"People were willing to take that risk, because like us, they believed in this project," said Stevens. "We needed the community. We needed the state. We needed the town to help us manage all of this, and everybody saw how important this was. Everybody was willing to take a risk and help."
The group was up front about the situation and held a publicity event in the winter to try to bring in more commitments.
Eventually they met all the requirements and on July 12, 2013 the investors announced that they had closed on the deal with Chase and the Brooks House was under new ownership. Shumlin was in town later that week, with a hard hat on his head, to ceremoniously knock down a wall and get the project started.
As a civil engineer Stevens was used to meeting most of his challenges on the first day of construction.
It had been more than two years since the fire. The rehabilitation cost was now at $23 million and Stevens and the investors had already been through more than two years of tense and frustrating fundraising. Then, as soon as work started on the structure construction crews uncovered one surprise after the next.
"As soon as construction started we uncovered issue after issue," he said. "I have never seen a project as complex as this."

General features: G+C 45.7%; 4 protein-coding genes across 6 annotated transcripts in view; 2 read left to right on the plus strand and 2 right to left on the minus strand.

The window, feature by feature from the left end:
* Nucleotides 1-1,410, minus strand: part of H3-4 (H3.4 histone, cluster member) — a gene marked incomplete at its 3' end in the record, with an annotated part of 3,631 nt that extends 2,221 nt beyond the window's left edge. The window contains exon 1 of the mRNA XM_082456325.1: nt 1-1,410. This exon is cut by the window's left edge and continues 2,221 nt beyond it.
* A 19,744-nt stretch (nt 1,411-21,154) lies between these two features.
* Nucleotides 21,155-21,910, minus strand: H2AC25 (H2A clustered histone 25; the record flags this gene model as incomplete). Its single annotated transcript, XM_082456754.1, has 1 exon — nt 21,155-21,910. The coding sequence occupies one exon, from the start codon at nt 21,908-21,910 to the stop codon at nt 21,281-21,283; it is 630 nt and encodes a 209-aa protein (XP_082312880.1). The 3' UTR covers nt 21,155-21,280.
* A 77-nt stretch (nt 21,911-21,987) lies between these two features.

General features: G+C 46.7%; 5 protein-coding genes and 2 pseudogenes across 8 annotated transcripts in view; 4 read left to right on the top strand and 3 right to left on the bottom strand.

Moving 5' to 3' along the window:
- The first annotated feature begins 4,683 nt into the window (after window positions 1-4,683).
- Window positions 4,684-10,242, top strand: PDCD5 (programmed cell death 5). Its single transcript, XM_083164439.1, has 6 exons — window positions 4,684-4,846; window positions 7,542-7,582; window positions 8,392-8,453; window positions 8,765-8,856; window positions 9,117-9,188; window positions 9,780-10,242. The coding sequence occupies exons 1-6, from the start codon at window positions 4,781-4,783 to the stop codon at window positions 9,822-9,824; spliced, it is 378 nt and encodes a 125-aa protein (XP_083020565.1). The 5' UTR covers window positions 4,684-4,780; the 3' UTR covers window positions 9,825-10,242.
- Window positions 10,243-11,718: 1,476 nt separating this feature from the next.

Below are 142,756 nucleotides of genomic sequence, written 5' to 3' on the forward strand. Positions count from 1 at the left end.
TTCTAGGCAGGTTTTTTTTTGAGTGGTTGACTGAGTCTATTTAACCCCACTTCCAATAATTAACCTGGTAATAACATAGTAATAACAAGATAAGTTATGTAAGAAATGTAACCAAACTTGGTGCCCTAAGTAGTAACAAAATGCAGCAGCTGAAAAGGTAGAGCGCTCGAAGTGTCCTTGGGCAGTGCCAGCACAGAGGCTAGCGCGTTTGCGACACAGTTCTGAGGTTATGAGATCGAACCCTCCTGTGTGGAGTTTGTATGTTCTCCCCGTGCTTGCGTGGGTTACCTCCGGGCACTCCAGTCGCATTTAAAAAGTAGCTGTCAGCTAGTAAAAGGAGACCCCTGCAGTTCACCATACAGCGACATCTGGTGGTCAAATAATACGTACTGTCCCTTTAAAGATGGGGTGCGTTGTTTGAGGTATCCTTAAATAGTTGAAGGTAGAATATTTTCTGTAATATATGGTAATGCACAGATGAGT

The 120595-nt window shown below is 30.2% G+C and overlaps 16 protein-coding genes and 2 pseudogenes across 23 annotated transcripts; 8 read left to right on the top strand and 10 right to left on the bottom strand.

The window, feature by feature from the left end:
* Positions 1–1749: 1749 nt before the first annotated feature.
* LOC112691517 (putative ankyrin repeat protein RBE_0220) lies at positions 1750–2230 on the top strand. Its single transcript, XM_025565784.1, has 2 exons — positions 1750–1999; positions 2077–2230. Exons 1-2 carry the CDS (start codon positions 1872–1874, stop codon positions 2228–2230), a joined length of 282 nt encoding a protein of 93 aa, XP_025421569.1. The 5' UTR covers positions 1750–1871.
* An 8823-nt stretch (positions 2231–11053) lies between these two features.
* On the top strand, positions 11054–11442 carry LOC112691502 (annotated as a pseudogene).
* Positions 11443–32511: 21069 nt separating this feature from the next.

There was mold in the basement that originally was going to cost $500,000 to clean up, though it was done for much less in the end. When workers tore into the wall upstairs they found layers of rotted wood which added cost and time.
After 150 years countless additions and renovations were done to the Brooks House and Stevens said almost every time a wall or ceiling was taken down engineers uncovered surprises that required additional time and money. Additional designers and engineers had to be called in tackle the problems, but with the colleges expecting to move in August 2014, Stevens could not delay the project.
He was able to come up with a plan, working with Breadloaf Construction, to change the work schedule so that crews took care of the south side of the building instead of moving from floor to floor. Over the past few months subcontractors were pulling double shifts and at the most frenzied period up to 75 workers were on site laying plumbing and wiring, putting up dry wall and getting the space ready for the college staff members, who moved in, on schedule, last week.
Stevens is sleeping a little easier these days, even though the numbers still don't work. There are still residential and commercial spaces to fill, but he said he believes, just as he did back when he walked through the burned out hulk in April 2011, that Brattleboro needs the Brooks House.
"It's been nerve wracking, and I'm not sure I would want to tie all of my personal wealth up in something like this again, but it was great opportunity," he said. "We started out with the faith that we could do this as a community project and we believed we should do it because it would be great for the town."
Howard Weiss-Tisman can be reached at firstname.lastname@example.org or 802-254-2311, ext. 279. Follow him on Twitter @HowardReformer.